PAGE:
Monday, November 13, 2006

TO READ: Depression gene enlarges "negative" brain region
If you're clinically depressed, your brain's structure is probably different than that of your healthy friends. That's right -- while the use of biochemicals such as serotonin is undoubtedly different in depression, as we've heard for years, there are gross physical differences in the brain tissue as well. Several research studies have demonstrated that numerous regions of the brains of people with depression differ from that of non-depressed people -- usually certain areas are smaller in depressed people. Now, there's evidence that the "negative emotions" part of the brain is bigger in those with depression.

Last week in the journal Biological Psychiatry, scientists reported their studies of a particular gene, the serotonin transporter gene (SERT), which has two forms, known as short and long. If you have two short SERT genes (one from each parent), you're likely to have a bigger "pulvinar" in your brain. The pulvinar region handles negative emotions. People in the study who had depression had pulvinars 20% larger and with 20% more nerve cells than people with one or two long genes. Researchers believe about 17% of the population has two SERT genes.

The SERT gene also affects the nerve cells' use of the neurotransmitter serotonin. Prozac, Zoloft and several other antidepressants act by keeping serotonin more available for cells to communicate.

How does this new information help us? "The brain is wired differently in people who have depression, and probably from the point of view of treatment, we should try to identify these people as early as possible and intervene before the 'hard-wiring' gets altered," the lead researcher told Reuters.

Friday, November 10, 2006

TO WRITE: What makes you you?
When living with depression or any other mental illness, it's all too easy to lose sight of who we really are. We're busy taking meds or going through other treatments to help change the ways we think and feel, and underneath it all our sense of self can be seriously compromised. The following quote by William James has helped me on several occasions to connect to what I consider my core -- my unique abilities, character, desires, needs, goals.

"Seek out that particular mental attribute which makes you feel most deeply and vitally alive, along with which comes the inner voice which says, 'This is the real me,' and when you have found that attitude, follow it."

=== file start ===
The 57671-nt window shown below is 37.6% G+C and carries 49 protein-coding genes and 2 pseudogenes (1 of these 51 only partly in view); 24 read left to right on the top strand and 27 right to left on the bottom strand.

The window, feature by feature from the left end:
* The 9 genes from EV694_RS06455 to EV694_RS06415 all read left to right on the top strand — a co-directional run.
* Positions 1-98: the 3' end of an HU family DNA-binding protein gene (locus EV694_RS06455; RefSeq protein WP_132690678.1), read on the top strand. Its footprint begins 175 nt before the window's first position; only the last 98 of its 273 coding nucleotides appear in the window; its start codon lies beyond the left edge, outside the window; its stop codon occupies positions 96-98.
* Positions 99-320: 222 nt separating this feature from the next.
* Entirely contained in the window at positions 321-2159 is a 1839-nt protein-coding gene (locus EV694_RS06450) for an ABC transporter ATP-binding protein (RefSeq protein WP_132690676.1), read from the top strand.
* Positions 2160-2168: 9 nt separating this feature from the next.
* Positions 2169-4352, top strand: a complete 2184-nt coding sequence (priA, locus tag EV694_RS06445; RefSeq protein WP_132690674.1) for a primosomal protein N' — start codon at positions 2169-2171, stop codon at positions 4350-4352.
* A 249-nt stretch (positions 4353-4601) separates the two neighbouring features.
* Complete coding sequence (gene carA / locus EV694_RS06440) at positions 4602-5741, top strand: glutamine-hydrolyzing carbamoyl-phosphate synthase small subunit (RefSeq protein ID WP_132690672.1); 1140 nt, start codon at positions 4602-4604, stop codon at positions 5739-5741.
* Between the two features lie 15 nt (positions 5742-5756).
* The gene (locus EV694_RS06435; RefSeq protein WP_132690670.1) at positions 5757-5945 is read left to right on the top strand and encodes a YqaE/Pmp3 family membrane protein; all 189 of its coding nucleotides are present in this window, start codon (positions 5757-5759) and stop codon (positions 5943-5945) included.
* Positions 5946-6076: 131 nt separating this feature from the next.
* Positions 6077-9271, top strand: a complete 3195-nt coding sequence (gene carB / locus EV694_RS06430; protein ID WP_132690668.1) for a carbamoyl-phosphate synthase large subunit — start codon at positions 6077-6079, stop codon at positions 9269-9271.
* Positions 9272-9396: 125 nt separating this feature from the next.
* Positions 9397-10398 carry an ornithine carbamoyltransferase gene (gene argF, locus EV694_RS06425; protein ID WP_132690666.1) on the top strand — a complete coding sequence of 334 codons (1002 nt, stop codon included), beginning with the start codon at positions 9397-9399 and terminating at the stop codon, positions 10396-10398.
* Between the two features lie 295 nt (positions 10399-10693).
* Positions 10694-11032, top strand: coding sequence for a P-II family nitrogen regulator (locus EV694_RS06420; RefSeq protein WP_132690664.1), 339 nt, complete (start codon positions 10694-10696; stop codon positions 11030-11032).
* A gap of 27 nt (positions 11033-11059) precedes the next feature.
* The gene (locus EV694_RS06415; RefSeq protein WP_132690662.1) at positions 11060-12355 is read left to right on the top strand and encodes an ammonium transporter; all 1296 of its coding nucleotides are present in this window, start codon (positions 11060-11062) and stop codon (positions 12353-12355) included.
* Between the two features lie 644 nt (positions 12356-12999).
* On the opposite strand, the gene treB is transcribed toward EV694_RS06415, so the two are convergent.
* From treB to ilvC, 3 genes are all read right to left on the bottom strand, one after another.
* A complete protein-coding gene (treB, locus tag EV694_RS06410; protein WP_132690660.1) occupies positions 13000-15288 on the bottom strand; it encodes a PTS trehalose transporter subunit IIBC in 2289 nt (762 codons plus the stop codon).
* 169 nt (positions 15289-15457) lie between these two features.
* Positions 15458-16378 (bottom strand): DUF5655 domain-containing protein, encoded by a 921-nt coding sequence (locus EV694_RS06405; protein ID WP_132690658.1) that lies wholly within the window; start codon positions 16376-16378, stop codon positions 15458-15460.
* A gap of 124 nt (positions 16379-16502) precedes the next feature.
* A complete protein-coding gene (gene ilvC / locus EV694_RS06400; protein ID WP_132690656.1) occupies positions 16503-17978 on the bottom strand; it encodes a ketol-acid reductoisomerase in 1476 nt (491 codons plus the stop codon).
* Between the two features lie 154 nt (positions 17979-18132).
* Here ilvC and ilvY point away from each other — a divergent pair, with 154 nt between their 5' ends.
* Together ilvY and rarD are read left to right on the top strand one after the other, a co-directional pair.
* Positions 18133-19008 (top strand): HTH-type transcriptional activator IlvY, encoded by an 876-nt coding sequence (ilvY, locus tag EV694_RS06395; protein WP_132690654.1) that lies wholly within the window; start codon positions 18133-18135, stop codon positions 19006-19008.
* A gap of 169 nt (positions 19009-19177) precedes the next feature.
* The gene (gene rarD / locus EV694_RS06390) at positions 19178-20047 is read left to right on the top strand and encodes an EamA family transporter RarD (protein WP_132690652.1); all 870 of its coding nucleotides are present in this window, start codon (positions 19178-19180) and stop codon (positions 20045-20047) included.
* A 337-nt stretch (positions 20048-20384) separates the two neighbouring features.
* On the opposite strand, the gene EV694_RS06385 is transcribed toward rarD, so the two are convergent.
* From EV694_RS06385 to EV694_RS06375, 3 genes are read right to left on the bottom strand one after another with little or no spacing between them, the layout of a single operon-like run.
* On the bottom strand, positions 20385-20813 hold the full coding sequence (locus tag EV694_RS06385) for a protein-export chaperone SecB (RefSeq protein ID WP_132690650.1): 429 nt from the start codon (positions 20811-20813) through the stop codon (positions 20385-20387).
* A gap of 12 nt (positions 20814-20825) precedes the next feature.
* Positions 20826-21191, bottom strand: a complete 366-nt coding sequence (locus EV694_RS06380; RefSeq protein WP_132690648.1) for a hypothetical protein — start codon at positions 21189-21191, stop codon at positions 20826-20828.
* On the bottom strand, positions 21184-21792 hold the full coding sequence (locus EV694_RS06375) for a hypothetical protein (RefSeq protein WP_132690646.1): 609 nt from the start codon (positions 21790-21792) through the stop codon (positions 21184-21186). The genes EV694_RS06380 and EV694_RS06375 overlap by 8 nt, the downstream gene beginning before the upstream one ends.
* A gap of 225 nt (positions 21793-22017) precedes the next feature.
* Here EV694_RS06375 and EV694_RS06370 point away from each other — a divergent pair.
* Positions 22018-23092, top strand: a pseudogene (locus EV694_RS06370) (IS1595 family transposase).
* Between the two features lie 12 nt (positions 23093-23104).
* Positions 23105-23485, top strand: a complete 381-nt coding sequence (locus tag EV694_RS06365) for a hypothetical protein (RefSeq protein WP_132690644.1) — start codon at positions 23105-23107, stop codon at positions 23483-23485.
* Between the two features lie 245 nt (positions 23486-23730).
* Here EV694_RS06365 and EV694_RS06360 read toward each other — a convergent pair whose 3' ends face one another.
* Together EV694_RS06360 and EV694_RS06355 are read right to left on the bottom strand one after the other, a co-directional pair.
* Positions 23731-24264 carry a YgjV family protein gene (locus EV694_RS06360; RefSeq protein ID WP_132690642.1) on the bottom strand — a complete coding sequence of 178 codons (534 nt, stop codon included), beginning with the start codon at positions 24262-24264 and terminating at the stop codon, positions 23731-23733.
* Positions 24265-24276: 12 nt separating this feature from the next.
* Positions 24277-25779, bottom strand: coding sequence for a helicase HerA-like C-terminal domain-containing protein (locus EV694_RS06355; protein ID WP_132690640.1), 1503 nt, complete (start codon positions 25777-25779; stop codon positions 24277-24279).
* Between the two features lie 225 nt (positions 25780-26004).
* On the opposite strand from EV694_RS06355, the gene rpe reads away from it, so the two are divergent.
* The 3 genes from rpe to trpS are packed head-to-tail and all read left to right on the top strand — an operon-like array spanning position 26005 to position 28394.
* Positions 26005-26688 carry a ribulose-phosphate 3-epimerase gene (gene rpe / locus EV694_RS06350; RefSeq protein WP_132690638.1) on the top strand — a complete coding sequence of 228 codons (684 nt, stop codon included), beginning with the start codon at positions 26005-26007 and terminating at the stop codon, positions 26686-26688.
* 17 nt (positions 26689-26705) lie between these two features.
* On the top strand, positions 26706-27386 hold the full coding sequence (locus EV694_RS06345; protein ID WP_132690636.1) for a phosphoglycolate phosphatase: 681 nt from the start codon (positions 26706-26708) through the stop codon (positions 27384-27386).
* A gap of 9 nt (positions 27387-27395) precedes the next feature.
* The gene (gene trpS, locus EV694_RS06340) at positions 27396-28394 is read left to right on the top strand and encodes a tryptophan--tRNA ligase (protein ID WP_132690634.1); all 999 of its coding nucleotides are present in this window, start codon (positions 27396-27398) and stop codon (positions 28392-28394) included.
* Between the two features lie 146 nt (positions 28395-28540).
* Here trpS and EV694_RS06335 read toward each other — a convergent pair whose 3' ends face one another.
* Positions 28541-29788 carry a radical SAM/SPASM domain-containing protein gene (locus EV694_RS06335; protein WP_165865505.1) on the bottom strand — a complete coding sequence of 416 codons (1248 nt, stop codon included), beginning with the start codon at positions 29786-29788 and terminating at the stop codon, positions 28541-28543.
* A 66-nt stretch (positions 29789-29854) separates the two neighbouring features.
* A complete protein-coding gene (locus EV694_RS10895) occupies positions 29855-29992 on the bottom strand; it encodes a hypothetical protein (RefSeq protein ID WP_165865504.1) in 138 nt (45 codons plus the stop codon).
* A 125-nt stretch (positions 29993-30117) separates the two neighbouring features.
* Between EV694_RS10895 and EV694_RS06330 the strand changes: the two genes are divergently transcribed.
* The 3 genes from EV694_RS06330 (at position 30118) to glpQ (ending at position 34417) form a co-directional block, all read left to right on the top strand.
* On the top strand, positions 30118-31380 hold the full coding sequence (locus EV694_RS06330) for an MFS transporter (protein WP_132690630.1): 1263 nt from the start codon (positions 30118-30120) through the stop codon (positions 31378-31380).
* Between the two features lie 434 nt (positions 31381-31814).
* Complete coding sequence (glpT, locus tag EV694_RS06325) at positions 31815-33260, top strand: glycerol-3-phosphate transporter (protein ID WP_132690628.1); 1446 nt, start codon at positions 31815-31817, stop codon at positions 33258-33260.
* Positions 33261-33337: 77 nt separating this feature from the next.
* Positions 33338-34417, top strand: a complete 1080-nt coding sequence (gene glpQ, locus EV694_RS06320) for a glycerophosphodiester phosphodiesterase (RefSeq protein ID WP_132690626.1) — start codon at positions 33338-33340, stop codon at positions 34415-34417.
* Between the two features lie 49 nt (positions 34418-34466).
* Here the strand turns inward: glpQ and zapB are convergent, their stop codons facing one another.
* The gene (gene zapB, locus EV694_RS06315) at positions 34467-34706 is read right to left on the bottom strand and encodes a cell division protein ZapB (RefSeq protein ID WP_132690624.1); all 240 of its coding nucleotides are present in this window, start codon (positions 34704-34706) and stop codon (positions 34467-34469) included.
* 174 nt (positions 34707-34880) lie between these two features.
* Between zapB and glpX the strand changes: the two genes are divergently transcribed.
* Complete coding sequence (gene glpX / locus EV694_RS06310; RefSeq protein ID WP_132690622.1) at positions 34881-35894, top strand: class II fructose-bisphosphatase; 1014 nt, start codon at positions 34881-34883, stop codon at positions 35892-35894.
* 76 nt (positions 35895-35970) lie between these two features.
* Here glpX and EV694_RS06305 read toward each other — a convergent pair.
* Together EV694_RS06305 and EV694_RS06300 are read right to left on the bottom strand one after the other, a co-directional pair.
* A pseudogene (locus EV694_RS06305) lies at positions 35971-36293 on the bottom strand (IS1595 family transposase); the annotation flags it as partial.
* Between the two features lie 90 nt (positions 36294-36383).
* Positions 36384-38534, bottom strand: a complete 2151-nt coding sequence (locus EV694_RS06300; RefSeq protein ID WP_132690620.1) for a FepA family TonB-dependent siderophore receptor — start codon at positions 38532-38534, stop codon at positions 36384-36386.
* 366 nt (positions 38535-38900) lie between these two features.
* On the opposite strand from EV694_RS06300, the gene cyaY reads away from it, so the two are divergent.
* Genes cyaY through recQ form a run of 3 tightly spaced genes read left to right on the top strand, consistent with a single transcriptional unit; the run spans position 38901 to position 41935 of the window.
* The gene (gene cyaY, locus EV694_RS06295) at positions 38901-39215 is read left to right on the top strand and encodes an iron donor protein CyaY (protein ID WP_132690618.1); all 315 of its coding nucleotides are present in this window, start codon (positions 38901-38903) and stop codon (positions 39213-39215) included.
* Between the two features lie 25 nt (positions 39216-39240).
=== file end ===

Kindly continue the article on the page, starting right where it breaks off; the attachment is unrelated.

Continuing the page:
Play with this...
Write continuously for 20 minutes on "What makes you the real you?" Afterward, reread your piece and see if you can come up with ideas on how to "follow it."

Wednesday, November 08, 2006

TO READ: Migraines and depression -- What's the connection?
I want to report today on migraines, usually considered a neurological, not a psychiatric issue. However, I contend that for some of us there's a real connection. I say this because of personal experiences, and because of similar stories numerous others have told me about their illnesses. (See, for example, the comment from "Patricia" below the November 1 posting in this blog.) My ill health actually began, 20 years ago, as severe daily migraines that appeared suddenly for the first time, and made it very hard to work. After a year of trying various medicines, during which my depressive symptoms first appeared, an old tricyclic antidepressant took care of both ailments. At least it largely took care of the migraines; the depression has returned umpteen times. Of course, not everyone has even that much success, though medicines used have advanced a great deal.

Interestingly, however, there may soon be non-pharmacological treatments for migraine sufferers. The New York Times reports this week on two experimental treatments being studied in large trials for migraine -- ONS, or occipital nerve stimulation, and TMS, transcranial magnetic stimulation.

ONS uses electrodes implanted just under the skin on the back of the head to deliver electric current to a specific nerve. The electrodes are wired (under the skin) to a pacemaker-like device implanted in the upper buttock. The treatment sounds analogous to the VNS, or vagus nerve stimulation, therapy now used for treatment-resistant depression, where a device implanted in the upper chest is wired to electrodes in the side of the neck and delivers pulses of electricity. Very different nerves -- similar idea.